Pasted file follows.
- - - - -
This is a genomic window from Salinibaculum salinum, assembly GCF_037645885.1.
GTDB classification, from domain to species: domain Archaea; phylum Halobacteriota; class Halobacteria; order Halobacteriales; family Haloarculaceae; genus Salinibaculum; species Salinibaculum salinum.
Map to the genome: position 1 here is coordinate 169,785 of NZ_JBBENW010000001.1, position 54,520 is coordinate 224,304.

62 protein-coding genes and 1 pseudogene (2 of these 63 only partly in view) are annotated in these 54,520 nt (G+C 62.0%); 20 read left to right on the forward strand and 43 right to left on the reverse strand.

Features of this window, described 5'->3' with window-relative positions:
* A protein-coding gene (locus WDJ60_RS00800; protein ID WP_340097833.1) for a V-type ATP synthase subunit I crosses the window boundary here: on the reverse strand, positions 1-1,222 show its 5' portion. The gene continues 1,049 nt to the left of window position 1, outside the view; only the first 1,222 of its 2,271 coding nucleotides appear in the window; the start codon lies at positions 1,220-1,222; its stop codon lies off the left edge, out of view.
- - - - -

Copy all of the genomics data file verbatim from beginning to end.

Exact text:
This is a genomic window from Salinibaculum salinum, assembly GCF_037645885.1.
GTDB classification, from domain to species: domain Archaea; phylum Halobacteriota; class Halobacteria; order Halobacteriales; family Haloarculaceae; genus Salinibaculum; species Salinibaculum salinum.
Map to the genome: position 1 here is coordinate 169,785 of NZ_JBBENW010000001.1, position 54,520 is coordinate 224,304.

62 protein-coding genes and 1 pseudogene (2 of these 63 only partly in view) are annotated in these 54,520 nt (G+C 62.0%); 20 read left to right on the forward strand and 43 right to left on the reverse strand.

Features of this window, described 5'->3' with window-relative positions:
* A protein-coding gene (locus WDJ60_RS00800; protein ID WP_340097833.1) for a V-type ATP synthase subunit I crosses the window boundary here: on the reverse strand, positions 1-1,222 show its 5' portion. The gene continues 1,049 nt to the left of window position 1, outside the view; only the first 1,222 of its 2,271 coding nucleotides appear in the window; the start codon lies at positions 1,220-1,222; its stop codon lies off the left edge, out of view.